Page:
American, b: 27 July 1907, Istanbul (Greek/ Scottish parentage; emigrated to America, 1925). d: 12 October 1991, Berkeley, California. Cat: Historian of Greek philosophy. Ints: Political philosophy; philosophy of religion. Educ: Robert College, Istanbul, Chicago Theological Seminary and Harvard University. Infls: Analytic school (A. N.Whitehead and Max Black), Anglo-American liberal political tradition and Christian socialism. Appts: 1931–48, Lecturer, Associate Professor, then full Professor of Philosophy, Queen’s University, Ontario, Canada; 1948–55, Professor of Philosophy, Cornell; 1955–76, Stuart Professor of Philosophy, Princeton; 1977–87, Mills Professor of Philosophy, University of California at Berkeley; numerous visiting appointments in the USA and Europe;, received many honorary degrees.
Vlastos is important for work in two related fields. First, he examined the religious and ethical foundations of democracy, for example in his 1942 article and especially in his analytically presented 1962 article (based on a critique of Plato). He argued strongly for a theory of social justice based upon recognition of equal worth of individuals (and gave frequent active support to causes of the liberal left). Second, his major contribution lay in pioneering the application of contemporary analytic philosophical techniques to the exegesis of Plato, notably in his 1954 article, a detailed examination of the apparent self-predication of Plato’s Forms in Parmenides, a study which sparked off many other contributions and to which Vlastos himself frequently returned. In the later part of his career he worked extensively on Socrates and developed an argument (culminating in Socrates, 1991) for a distinct Socratic philosophy within Plato’s early dialogues. Perhaps more than any of his contemporaries, Vlastos combined analytic rigour with classical scholarship and a strong historical sense, the latter notably in his 1953 article and numerous other contributions to pre-Socratic and Greek historical thought (see bibliography in Lee et al. 1973). He is also significant as a teacher of a distinguished generation of American scholars of Greek philosophy.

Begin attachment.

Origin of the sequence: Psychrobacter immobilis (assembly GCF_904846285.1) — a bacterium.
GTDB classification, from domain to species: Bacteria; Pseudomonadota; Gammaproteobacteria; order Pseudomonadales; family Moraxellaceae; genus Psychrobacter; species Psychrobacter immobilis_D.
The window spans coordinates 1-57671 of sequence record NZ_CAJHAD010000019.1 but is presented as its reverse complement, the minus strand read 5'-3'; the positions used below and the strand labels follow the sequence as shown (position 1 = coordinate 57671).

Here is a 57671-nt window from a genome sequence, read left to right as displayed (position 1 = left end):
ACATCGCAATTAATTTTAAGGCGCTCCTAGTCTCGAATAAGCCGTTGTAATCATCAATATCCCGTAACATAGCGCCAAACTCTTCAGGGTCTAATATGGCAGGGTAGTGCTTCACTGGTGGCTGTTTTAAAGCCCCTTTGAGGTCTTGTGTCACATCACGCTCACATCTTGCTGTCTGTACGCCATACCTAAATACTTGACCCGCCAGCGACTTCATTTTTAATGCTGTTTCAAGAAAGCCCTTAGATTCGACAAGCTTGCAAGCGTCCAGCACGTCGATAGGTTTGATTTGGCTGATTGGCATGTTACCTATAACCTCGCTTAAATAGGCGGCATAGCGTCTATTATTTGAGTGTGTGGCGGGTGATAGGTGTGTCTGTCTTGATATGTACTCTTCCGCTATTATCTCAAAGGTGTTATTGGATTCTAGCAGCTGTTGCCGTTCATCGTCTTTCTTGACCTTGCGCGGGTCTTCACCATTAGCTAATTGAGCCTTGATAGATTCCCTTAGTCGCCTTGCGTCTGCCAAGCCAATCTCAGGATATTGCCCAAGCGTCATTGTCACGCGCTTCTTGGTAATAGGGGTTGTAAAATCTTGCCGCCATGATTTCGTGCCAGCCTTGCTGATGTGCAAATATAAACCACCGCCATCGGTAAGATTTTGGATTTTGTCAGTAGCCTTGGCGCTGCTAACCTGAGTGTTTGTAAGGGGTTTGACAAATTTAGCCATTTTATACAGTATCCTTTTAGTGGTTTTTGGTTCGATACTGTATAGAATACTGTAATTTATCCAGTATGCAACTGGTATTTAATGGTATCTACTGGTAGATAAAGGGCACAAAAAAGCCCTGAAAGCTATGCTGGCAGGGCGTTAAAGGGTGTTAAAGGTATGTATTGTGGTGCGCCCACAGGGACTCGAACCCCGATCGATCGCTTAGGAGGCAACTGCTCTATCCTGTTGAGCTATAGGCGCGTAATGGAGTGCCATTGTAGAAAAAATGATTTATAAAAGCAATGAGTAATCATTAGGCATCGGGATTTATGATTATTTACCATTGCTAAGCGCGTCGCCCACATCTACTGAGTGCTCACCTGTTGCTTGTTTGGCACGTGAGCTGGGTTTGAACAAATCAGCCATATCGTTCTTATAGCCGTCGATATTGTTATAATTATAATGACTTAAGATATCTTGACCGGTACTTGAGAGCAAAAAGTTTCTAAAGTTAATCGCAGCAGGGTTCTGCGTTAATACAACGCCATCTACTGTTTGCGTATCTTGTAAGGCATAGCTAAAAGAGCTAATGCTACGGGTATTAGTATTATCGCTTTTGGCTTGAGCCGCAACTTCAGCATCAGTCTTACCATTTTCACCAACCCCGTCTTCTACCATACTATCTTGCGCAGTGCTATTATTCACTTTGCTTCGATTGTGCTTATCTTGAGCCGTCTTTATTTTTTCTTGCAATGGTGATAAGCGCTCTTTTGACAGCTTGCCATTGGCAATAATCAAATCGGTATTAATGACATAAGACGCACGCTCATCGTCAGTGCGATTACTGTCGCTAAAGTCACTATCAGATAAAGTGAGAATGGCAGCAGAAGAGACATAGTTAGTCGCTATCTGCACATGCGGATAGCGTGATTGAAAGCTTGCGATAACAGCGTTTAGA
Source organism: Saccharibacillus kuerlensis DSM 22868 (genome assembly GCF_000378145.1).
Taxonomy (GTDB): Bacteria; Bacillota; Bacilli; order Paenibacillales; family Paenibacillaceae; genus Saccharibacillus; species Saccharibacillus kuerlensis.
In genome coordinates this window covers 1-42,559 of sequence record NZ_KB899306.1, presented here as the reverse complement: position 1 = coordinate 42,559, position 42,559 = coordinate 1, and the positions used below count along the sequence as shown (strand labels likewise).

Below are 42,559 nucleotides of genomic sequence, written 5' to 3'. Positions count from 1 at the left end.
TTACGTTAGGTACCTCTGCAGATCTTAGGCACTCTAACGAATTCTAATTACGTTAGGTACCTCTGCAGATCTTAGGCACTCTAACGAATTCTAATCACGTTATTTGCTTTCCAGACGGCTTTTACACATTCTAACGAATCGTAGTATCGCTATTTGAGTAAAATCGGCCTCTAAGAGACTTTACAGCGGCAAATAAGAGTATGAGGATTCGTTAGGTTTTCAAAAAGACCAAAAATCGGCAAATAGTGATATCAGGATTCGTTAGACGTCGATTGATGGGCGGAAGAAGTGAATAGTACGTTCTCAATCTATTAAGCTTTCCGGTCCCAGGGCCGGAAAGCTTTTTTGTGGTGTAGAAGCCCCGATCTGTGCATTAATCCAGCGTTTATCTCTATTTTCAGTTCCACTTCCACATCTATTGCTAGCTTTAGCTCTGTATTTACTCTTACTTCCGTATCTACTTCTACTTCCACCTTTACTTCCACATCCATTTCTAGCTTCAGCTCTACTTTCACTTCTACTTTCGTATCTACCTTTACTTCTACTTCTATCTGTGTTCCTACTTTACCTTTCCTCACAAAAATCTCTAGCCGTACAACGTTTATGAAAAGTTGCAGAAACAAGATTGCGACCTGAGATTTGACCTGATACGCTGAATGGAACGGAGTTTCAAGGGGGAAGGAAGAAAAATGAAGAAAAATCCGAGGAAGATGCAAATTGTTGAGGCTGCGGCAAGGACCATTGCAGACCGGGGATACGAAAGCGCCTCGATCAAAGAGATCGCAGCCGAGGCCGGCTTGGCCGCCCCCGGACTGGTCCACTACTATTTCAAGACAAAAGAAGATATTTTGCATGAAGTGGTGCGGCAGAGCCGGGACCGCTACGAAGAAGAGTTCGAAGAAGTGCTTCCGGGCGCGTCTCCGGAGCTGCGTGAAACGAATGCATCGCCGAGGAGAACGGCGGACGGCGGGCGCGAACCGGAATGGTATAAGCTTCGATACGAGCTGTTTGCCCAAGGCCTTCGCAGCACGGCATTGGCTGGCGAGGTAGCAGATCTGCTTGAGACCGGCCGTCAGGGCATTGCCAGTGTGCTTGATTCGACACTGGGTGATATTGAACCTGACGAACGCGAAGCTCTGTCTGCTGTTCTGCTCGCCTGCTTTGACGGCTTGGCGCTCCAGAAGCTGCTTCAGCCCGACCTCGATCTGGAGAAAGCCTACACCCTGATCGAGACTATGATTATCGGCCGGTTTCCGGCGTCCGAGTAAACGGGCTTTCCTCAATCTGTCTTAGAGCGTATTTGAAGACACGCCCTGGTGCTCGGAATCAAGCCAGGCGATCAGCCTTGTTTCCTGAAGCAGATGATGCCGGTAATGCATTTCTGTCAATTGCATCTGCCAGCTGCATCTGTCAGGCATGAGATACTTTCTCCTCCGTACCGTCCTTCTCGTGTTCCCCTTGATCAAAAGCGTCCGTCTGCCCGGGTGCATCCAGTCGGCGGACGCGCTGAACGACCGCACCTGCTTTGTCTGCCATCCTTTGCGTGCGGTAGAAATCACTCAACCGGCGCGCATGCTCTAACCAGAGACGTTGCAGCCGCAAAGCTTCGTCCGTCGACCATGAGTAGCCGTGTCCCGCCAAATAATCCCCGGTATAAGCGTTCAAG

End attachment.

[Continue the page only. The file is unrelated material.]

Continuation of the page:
Sources: A.A.Long, obituary, Independent, 23 Oct 1991; M.Burnyeat, obituary, Phronesis 37, 2, 1992; A. P.D.Mourelatos, obituary, Gnomon 65, 4:378–82, 1993; in preparation, D.W.Graham (ed.) Miscellaneous Papers, 2 vols.